Dressing for the occassion: Work and school attire

By Megan Mosquera

Professional attire can be difficult to understand considering that most people don’t want to seem unoriginal in their outfit, but also can’t see themselves wearing a graphic t-shirt to an interview. Fortunately, in modern society the average student has a lot of available options picking a work ready outfit.

While it may seem daunting to stray from a suit, that doesn’t have to be the case. Business causal has come to be a very broad term and reading the atmosphere is what’s really important.

Between school and work it can seem confusing to know how to dress for both, but that simply isn’t true. Companies are very forgiving as to what is appropriate and even with a strict dress code most will allow more than you think.

It’s important to first understand what an established superior or potential boss will require for dress code. Location is the best give-away, and many don’t understand that with the proper accessories simple outfits can go a long way.  If they are asking for something more casual, a pair of khakis and a button down would be great and rolled up sleeves give zest. Jeans, however, would also be appropriate and a more feminine option would be to wear a silky blouse.

If it is an interview at a more traditional environment, such as an office, or just a more conscientious job, opt for black pants or patterned pants with a dark design. Black pants with white vertical lines or floral patterns do well for providing some originality. Be sure to keep the top white or very flat and colorless, like a pale yellow, so that the outfit does not become too busy.  It will significantly contrast the pants, so that if you need something to overlay the shirt, wear an open suit jacket over it with an appropriate dark color to match the pants.

Don’t think I wouldn’t mention shoes, because they are equally as important. It is vital to know that sneakers shouldn’t be worn, unless you’re already at held and established job. For interviews wear boat shoes, heels or dress shoes. They can be paired with any of the aforementioned outfits and will create the sense of professionalism and sophistication they would have lacked without it.  

As for jewelry a simple thin chain around the neck is nice paired with small pearl earrings. A string of pearl along the neck is more pronounced and refined so again, make sure to check the setting before hand. Hoops will also look nice, but if you choose to skip jewelry altogether that is perfectly fine as well.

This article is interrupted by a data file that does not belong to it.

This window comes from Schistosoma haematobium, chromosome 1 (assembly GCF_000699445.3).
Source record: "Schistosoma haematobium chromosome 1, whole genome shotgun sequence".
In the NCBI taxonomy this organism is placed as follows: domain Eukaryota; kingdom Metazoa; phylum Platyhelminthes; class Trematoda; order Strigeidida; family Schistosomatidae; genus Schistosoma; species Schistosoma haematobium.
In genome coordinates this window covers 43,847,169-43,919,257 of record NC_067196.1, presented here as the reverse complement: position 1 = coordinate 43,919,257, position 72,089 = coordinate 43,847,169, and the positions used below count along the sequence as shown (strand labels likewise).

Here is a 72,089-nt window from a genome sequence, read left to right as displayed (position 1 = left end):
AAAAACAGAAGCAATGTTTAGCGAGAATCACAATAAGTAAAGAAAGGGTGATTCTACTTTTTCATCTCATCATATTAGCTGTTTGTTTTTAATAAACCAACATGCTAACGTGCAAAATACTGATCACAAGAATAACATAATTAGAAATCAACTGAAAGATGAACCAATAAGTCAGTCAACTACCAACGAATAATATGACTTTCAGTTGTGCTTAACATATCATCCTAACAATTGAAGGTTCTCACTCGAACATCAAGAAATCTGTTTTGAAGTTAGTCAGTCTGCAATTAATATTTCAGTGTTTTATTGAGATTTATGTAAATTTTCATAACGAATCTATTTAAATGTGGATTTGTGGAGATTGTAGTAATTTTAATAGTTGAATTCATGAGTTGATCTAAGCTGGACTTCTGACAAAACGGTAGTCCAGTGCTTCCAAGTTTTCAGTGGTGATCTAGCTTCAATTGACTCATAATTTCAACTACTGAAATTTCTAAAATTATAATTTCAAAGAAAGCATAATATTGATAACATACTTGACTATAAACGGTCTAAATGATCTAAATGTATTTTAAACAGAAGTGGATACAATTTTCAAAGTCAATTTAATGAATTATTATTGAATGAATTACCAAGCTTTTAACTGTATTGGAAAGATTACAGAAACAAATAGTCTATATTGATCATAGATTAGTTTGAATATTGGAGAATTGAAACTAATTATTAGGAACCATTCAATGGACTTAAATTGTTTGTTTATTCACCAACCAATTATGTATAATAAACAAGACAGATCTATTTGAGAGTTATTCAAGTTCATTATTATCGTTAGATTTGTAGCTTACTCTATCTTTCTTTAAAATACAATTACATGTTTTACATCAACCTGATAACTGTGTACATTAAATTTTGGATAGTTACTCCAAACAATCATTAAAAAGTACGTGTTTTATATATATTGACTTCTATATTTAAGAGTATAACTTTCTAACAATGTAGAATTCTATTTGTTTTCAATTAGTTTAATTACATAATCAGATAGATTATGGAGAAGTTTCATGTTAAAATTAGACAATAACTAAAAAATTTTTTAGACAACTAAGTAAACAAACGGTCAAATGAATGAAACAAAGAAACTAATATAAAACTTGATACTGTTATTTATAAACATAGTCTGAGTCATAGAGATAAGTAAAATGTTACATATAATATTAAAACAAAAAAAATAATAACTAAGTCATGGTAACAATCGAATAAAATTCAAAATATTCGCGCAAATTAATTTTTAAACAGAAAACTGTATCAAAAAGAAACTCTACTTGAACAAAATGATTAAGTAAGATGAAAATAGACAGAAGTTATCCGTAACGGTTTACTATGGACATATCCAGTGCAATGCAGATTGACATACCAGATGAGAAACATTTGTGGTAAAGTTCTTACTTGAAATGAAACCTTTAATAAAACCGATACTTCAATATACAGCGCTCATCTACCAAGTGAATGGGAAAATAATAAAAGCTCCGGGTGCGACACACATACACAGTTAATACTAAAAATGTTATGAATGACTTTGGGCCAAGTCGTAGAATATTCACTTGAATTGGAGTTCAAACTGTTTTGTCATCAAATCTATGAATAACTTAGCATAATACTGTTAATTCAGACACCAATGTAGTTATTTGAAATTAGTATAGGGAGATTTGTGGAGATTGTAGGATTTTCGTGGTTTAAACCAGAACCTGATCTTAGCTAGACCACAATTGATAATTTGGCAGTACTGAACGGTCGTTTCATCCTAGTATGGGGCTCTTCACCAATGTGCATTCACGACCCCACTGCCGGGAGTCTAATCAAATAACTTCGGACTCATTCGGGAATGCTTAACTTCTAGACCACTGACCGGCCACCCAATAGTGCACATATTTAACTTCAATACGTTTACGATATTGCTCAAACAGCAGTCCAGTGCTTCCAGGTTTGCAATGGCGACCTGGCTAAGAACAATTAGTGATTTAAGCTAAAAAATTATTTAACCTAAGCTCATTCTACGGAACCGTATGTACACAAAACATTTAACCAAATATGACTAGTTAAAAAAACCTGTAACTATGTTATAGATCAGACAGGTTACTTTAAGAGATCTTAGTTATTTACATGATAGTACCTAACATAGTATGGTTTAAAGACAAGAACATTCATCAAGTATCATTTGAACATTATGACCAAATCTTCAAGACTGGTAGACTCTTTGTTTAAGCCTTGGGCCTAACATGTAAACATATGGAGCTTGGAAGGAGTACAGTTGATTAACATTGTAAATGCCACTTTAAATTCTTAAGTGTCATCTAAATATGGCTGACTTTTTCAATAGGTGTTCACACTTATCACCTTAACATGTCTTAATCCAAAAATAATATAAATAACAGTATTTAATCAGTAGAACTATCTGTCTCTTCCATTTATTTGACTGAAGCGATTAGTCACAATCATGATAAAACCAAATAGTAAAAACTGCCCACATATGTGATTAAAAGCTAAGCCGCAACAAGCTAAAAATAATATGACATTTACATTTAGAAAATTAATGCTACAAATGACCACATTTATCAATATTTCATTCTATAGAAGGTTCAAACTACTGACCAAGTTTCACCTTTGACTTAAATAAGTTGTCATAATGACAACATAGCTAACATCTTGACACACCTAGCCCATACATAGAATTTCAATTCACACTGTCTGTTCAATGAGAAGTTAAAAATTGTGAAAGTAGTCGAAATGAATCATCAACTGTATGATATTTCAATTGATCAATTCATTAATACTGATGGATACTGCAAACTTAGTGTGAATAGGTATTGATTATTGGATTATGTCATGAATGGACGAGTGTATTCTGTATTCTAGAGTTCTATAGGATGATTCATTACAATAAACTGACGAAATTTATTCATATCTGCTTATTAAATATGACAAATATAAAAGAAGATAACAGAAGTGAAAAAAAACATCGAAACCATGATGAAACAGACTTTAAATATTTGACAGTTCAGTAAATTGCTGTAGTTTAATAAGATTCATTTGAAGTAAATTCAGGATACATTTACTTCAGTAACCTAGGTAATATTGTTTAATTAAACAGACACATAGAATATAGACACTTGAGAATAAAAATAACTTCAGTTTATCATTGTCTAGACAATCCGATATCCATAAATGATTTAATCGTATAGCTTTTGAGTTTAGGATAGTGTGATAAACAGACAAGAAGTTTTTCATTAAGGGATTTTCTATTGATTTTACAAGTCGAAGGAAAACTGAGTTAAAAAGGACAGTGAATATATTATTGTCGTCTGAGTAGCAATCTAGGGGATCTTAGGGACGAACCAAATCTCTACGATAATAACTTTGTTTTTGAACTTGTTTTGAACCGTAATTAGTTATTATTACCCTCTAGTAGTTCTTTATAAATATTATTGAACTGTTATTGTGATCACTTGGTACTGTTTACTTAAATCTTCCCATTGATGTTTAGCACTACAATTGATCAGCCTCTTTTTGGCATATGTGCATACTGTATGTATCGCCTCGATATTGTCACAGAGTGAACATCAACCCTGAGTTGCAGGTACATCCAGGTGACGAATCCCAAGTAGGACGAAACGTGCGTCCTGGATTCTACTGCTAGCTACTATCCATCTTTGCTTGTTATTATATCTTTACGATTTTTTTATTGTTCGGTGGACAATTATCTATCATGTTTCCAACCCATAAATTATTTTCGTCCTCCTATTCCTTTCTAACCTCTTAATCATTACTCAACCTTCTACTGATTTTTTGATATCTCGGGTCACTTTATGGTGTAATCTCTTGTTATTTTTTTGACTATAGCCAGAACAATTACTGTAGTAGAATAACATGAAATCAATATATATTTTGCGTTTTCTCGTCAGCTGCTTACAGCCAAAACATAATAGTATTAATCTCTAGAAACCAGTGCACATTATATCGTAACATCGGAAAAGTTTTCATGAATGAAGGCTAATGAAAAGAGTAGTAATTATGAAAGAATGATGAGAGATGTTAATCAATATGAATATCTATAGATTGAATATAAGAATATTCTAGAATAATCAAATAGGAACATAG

Contrary to popular belief overdressing can be just as bad as underdressing. There are obviously certain cases where a suit is necessary, but those occasions are becoming more and more limited. As a society we crave comfort and have evolved over the years to wear more universal outfits. Because of this, overdressing can come off as tone-deaf and under prepared.

If you want to wear a suit, do it. In the end, whatever makes you most comfortable is what really matters. If the job truly values you as an employer, they should appreciate you for your skills and talents and not your appearance. So long as that is kept in mind you are sure to look great but don’t forget to iron.

Photo retrieved by Flickr.

1 Comment on "Dressing for the occassion: Work and school attire"

  1. A concerned millennial | March 29, 2018 at 3:57 PM | Reply

    As a millennial who has been on both sides of the interview process – interviewing for a job myself, and interviewing someone else for a job – I implore you all NOT to wear jeans or boat shoes to an interview. Perhaps, once you are hired and acclimated to the office, you can start to introduce more casual pieces of clothing into your work wardrobe, IF it fits the office culture. But at an interview, you should know better than to wear jeans. Do you necessarily need a full suit for an interview? No. A knee-length dress or a pair of slacks and a button-up shirt will often suffice, especially for internships. But I once interviewed a potential intern who showed up wearing athletic leggings with mesh panels and sneakers. And while I can say that we ranked her outfit choice last in the reasons we did not ultimately hire her – we focused mostly on her skill level as it pertained to the job – her outfit choice did play a small role in our decision, as it portrayed to us that she wasn’t really taking the interview seriously. Bear in mind that an interview is a first impression, and if you want to be hired, you need to portray an air of professionalism.

Leave a comment

Your email address will not be published.


*